Are there times I say no right off the bat, when I get an inbound email? 100%. If the offer seems spammy or the rate and terms are way off from what my client would consider, it’s a clear “no-go.” Experience has taught me to spot the difference between genuine and BS email inquiries.
Just so you know, I make it a point to respond to every single email that comes in on behalf of my clients each day. However, having been in this game for so long, I’ve developed a knack for identifying inquiries that won’t lead to any meaningful collaboration.
It’s all about efficiency and focusing on the opportunities that have the potential to work out, because, let’s get real — there’s only so much time in the day. So, if something feels off right from the start, I don’t hesitate to say “thanks, but no thanks!”
Remember, saying “yes” to something means saying “no” to something else, so make sure you’re only saying “yes” to the things that make sense for you and your career. 😉
PRO TIP : Check the email address. If it is sent from one that doesn’t match with the company, that’s a red flag.
It’s unfortunate, but I’ve noticed that many inquiries from non-USA based companies often don’t align with our business practices or budgets.
PRO TIP: Ignore the offer if they only want to chat on Whatsapp.
So yes, there are times when I reply immediately with…. “Thanks so much for reaching out, but (client name) will pass on this project. Best of luck.” And that’s exactly what I will write.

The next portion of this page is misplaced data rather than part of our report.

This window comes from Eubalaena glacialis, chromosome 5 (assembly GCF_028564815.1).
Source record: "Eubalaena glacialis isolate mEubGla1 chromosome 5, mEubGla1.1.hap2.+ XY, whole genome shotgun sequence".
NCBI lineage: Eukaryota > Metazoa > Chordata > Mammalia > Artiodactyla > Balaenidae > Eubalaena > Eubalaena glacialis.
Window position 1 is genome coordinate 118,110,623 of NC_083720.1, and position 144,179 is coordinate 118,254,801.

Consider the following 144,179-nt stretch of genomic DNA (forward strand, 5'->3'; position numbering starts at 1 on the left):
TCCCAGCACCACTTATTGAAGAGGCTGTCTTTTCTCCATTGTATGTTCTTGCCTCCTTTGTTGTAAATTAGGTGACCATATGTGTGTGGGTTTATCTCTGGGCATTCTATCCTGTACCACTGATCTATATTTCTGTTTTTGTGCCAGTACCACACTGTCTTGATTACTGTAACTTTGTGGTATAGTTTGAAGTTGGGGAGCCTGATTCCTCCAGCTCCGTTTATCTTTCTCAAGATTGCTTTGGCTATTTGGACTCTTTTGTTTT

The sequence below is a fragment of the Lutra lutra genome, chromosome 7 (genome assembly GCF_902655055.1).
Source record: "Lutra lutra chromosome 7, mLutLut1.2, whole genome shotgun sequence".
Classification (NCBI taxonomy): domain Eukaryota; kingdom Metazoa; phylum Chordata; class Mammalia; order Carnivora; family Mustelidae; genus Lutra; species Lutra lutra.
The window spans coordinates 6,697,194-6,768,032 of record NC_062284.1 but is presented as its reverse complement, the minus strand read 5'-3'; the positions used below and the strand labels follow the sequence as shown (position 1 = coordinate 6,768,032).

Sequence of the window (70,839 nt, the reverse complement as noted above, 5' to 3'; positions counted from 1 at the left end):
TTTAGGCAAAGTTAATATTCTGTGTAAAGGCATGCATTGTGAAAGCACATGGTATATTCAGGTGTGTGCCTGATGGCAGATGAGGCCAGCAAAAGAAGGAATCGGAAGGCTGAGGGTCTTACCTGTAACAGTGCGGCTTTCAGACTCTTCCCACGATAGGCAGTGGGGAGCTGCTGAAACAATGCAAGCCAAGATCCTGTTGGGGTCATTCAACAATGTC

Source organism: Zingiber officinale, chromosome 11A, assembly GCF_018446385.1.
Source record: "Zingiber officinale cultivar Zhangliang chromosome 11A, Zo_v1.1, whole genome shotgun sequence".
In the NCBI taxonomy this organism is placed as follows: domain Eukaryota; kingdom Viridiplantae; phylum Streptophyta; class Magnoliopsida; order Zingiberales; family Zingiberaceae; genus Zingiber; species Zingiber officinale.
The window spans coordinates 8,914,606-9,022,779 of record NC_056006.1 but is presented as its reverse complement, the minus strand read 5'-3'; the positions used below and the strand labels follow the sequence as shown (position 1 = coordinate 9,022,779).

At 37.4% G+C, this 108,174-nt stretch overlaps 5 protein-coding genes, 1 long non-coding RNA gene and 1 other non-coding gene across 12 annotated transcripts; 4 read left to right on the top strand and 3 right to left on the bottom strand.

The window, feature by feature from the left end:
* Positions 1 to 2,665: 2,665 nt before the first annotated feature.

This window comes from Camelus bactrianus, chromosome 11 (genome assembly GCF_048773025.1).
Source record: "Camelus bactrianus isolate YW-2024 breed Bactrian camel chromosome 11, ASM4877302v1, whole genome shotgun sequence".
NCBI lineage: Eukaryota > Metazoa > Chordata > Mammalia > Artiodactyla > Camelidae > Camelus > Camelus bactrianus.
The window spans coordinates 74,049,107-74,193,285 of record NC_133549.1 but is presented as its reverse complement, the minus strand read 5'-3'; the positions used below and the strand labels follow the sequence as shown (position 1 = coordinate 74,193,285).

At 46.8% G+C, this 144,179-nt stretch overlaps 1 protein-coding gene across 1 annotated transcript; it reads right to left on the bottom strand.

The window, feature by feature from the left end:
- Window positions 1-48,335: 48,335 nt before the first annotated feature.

My philosophy is that I don’t want to be ghosted or ignored on any email I write, so I always respond to anything that comes inbound to my clients. It’s the Golden Rule!
PRO TIP : Respond to all inbound emails. Don’t ignore any of them — even if they’re seemingly fake.
How do you respond to a gifted collab?
So far, we’ve focused solely on paid collaborations, and let me emphasize once more that it’s perfectly okay to decline a paid collaboration. That said, I want to again stress the importance of thoroughly examining all aspects and considering why it might still be a smart decision to say “yes” before making your final choice.
Now let’s say a trade opportunity or a gifted collaboration appears in your inbox. This means that they’re offering you something (shampoo, expensive skin care, a night at a hotel or free concert tix) in exchange for your content. While these opportunities can be great for Influencers who are just starting out, they may not be a good fit if you’re a more established Influencer.
Here’s how you decline these ones.
Thanks so much for reaching out. As I do this work full time (and employ a team to help me – again, say this only it’s true!), I’m not in a position to take on any gifted or trade opportunities. I’m happy to send over my rates should you have a budget. Best of luck and thanks for thinking of me.”
— Your name.
Let’s look at this from another perspective. What if you’re a brand?
How do you say no to an Influencer as a brand?
In my experience, it’s quite rare to receive a straightforward “no” as an Influencer or talent manager. Usually, the response is worded as “the brand went in another direction” or “the brand was looking for someone with a different audience.”
More often than not, when I follow up with agencies after not being chosen for a campaign (it often takes 2-3x following up to get a response), I find that it’s not due to anything personal. Instead, it’s often for reasons beyond the Influencer’s control.